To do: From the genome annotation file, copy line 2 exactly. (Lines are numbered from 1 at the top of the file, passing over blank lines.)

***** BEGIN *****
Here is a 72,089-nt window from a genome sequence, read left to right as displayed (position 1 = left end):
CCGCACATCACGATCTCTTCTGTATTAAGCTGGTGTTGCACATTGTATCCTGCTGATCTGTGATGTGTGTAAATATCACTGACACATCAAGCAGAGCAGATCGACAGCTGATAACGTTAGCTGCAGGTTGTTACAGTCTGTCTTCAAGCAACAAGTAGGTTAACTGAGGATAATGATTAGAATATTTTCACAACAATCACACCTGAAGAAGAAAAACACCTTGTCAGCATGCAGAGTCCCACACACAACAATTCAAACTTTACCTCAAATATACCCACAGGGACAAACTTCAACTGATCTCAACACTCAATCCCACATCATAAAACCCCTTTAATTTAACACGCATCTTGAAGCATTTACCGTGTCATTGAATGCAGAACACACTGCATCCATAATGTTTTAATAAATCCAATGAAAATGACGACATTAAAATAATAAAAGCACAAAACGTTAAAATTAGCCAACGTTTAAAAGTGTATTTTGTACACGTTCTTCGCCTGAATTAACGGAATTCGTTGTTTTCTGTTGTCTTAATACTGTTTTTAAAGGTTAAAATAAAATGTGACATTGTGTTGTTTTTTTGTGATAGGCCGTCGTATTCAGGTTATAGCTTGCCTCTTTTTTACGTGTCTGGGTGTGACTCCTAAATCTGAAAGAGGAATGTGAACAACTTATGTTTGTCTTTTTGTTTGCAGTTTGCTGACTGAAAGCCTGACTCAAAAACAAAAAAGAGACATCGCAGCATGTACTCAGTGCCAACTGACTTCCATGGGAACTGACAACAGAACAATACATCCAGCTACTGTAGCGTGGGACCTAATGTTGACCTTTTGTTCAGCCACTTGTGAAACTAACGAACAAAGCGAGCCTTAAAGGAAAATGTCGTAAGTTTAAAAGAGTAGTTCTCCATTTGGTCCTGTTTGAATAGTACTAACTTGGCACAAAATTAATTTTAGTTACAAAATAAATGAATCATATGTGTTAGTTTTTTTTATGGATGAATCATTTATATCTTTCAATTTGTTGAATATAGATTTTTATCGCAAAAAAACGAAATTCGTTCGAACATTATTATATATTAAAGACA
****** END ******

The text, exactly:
CCGCACATCACGATCTCTTCTGTATTAAGCTGGTGTTGCACATTGTATCCTGCTGATCTGTGATGTGTGTAAATATCACTGACACATCAAGCAGAGCAGATCGACAGCTGATAACGTTAGCTGCAGGTTGTTACAGTCTGTCTTCAAGCAACAAGTAGGTTAACTGAGGATAATGATTAGAATATTTTCACAACAATCACACCTGAAGAAGAAAAACACCTTGTCAGCATGCAGAGTCCCACACACAACAATTCAAACTTTACCTCAAATATACCCACAGGGACAAACTTCAACTGATCTCAACACTCAATCCCACATCATAAAACCCCTTTAATTTAACACGCATCTTGAAGCATTTACCGTGTCATTGAATGCAGAACACACTGCATCCATAATGTTTTAATAAATCCAATGAAAATGACGACATTAAAATAATAAAAGCACAAAACGTTAAAATTAGCCAACGTTTAAAAGTGTATTTTGTACACGTTCTTCGCCTGAATTAACGGAATTCGTTGTTTTCTGTTGTCTTAATACTGTTTTTAAAGGTTAAAATAAAATGTGACATTGTGTTGTTTTTTTGTGATAGGCCGTCGTATTCAGGTTATAGCTTGCCTCTTTTTTACGTGTCTGGGTGTGACTCCTAAATCTGAAAGAGGAATGTGAACAACTTATGTTTGTCTTTTTGTTTGCAGTTTGCTGACTGAAAGCCTGACTCAAAAACAAAAAAGAGACATCGCAGCATGTACTCAGTGCCAACTGACTTCCATGGGAACTGACAACAGAACAATACATCCAGCTACTGTAGCGTGGGACCTAATGTTGACCTTTTGTTCAGCCACTTGTGAAACTAACGAACAAAGCGAGCCTTAAAGGAAAATGTCGTAAGTTTAAAAGAGTAGTTCTCCATTTGGTCCTGTTTGAATAGTACTAACTTGGCACAAAATTAATTTTAGTTACAAAATAAATGAATCATATGTGTTAGTTTTTTTTATGGATGAATCATTTATATCTTTCAATTTGTTGAATATAGATTTTTATCGCAAAAAAACGAAATTCGTTCGAACATTATTATATATTAAAGACA